To finish off my round of blogposts on Luck, and its effect on the game of Poker, I thought I'd try something a little different. I've researched what various game creators have done to try and create a ‘luckless' version of poker, all the while preserve what makes the game so great in the first place.
The problem with many of these games, however, is that they become pale imitations of the glorious game. They allow the users to pick their own cards, or swap cards with other players, ideas that remove the original brilliance of the game of poker: ‘My hand is better than your hand. And if it isn't, I can make you think it is.'
And so, here is my own take on it. Here is my design document for a little video game called Predestined Poker.
The general idea of Predestined Poker is to remove the idea of being ‘card dead.' As a poker dealer, the number one complaint I receive from players is that I am not giving them any hands. Whilst there is nothing I can do to combat this, the same players take great pains to inform me periodically throughout the game, just how garbage the hands they are receiving are.
This gets annoying. Really annoying, so annoying that I often with they'd get the damned hand that they want so much; and then get coolered off the table. But like I said, there's nothing I can do about that. At least, not in Texas Hold ‘Em.
My video game will remove this, with the general concept focusing around all players receiving good hands at all times. By removing the ability to receive worthless, it means that there will be more action, and more excitement instantly.
Where the moniker ‘Predestined' comes from, however, is what happens after the cards are dealt.
Instead of having every hand rely on the pure luck of which card comes next, each hand of Predestined Poker would involve pre-ordained community cards. Each flop, turn and river card will be rigged to make sure that every hand believes that they have the chance to win the hand. Hopefully this will ignore the second most popular complaint from players: ‘I can't hit the flop!'
To keep everyone around as long as possible, I would also make the predestined completed hands for the players finish as close to each other as possible. In Predestined Poker, the tough decisions of a Two-Pair vs Set spot would happen more and more frequently, something that should hopefully lead to more thoughtful play and bigger emphasis on reading your opponents hand.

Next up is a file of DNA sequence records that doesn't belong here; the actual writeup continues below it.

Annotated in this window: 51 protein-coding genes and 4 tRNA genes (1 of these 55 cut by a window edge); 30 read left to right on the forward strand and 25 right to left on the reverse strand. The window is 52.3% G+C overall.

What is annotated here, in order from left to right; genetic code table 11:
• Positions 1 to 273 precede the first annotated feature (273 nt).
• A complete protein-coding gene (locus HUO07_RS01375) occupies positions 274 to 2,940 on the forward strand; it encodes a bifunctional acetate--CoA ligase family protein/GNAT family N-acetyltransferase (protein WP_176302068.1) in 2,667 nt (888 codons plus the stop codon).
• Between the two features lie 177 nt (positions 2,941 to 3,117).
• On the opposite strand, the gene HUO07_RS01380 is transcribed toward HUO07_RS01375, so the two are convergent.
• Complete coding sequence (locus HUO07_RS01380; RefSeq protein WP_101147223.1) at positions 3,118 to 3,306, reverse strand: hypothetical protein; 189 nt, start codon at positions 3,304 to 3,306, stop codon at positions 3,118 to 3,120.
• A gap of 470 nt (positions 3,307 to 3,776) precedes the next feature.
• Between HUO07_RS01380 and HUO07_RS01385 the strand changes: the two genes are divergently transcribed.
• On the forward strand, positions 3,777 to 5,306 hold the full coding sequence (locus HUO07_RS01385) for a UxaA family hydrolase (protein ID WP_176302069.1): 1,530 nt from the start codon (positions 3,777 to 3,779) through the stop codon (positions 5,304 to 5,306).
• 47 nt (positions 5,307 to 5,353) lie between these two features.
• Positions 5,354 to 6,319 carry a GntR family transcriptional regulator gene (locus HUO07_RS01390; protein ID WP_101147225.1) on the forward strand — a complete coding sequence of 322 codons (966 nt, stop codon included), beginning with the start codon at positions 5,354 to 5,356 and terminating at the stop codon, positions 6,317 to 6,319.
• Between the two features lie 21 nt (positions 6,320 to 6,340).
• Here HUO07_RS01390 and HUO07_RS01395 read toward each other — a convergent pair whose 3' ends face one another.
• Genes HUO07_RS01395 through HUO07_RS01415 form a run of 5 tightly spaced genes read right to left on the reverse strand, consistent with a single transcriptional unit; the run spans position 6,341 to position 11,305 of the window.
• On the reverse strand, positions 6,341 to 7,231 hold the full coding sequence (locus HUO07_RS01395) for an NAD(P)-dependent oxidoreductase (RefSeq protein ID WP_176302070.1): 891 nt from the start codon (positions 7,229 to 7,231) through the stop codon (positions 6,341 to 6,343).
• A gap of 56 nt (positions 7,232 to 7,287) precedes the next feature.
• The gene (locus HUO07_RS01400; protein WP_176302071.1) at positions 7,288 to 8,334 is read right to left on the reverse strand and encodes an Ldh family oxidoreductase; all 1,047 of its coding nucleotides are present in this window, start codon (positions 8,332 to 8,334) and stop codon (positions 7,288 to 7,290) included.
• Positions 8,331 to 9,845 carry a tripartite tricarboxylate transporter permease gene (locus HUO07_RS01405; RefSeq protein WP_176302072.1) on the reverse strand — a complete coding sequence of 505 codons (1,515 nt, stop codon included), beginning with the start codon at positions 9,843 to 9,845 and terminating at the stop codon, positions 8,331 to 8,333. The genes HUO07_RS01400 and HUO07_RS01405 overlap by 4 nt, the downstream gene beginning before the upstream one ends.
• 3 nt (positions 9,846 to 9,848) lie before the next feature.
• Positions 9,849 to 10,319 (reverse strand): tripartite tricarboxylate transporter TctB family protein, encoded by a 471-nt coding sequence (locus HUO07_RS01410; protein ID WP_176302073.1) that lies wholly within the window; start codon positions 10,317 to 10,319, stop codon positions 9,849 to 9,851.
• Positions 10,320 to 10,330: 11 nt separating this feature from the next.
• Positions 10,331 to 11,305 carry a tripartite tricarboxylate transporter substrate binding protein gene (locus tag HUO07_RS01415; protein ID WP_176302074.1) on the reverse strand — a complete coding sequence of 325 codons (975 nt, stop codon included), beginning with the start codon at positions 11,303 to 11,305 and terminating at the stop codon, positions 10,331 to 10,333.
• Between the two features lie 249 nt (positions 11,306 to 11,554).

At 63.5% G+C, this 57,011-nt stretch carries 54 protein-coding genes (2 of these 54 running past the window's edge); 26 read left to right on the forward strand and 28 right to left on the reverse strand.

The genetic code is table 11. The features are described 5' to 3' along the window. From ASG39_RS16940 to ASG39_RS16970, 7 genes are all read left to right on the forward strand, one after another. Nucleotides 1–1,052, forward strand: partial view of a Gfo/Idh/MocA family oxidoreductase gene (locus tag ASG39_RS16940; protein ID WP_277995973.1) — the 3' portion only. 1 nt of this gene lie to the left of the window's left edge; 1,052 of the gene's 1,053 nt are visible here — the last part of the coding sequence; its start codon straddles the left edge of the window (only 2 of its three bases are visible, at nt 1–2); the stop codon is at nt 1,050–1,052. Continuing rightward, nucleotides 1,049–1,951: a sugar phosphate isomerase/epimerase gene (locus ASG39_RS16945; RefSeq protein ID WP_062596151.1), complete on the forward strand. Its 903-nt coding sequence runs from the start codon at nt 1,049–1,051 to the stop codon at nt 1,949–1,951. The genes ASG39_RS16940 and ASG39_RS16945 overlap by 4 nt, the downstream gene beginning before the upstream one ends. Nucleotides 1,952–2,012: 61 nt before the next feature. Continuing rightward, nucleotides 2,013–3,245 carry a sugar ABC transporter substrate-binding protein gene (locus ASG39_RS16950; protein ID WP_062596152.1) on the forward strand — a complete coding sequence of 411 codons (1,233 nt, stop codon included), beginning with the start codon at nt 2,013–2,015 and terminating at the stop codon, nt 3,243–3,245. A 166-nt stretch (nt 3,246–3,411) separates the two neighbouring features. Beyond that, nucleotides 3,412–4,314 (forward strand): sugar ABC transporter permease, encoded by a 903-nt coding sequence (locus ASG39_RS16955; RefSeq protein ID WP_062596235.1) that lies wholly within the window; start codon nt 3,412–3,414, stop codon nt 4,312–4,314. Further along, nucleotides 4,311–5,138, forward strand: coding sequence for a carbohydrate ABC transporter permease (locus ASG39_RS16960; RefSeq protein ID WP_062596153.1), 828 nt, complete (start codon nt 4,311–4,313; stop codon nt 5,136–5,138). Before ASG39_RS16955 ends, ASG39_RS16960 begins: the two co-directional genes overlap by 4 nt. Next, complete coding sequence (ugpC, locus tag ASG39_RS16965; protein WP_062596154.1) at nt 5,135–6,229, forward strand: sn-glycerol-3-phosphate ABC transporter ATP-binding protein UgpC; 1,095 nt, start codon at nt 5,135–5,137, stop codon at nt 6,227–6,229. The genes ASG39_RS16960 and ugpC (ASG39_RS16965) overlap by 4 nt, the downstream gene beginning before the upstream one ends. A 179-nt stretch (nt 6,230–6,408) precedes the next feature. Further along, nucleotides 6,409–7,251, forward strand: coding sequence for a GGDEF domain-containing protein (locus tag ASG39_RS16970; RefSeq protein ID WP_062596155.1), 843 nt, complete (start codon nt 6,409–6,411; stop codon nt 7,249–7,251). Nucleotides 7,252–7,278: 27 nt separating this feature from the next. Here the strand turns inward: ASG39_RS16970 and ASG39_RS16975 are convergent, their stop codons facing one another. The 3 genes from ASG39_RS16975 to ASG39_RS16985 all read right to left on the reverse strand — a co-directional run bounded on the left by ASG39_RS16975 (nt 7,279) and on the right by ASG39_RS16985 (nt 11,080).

With these design choices, however, careful moderation of which player will win which hand becomes vital to making sure that each player stands a chance throughout the game. In a perfect world, each player will have a chance to accumulate chips should they be able to recognise and then capitalise on their perfect hands.
In fact, truth be told, I have no idea how this would work; this is all a work in progress. To be honest, I have no idea how any of this would work, but I believe a game in which wins are calculated to level out for everyone would provide the optimal version of ‘luckless poker.'
By creating more situations around hand reading, and value bets / bluffs, and less about merely learning your percentages of your hand hitting, the game of Poker would return to the somewhat childish idea of what we all thought Poker was in the first place: ‘My hand is better than your hand. And if it isn't, I can make you think it is.'
By returning poker to its origins of only playing with big hands, and constant tough decisions, Predestined Poker will surely become the next big thing in the world of poker video games!
Maybe. Ah forget, who knows? I don't, but maybe you do though.
What's your idea to removing luck from poker, and making it fairer for all players? Should we even think about removing luck, or is Poker perfect as it is? Should I make Predestined Poker and becoming a millionaire?
Yes, of course I should. And yes, Poker is perfect as it is. Maybe it can be a little more perfect though.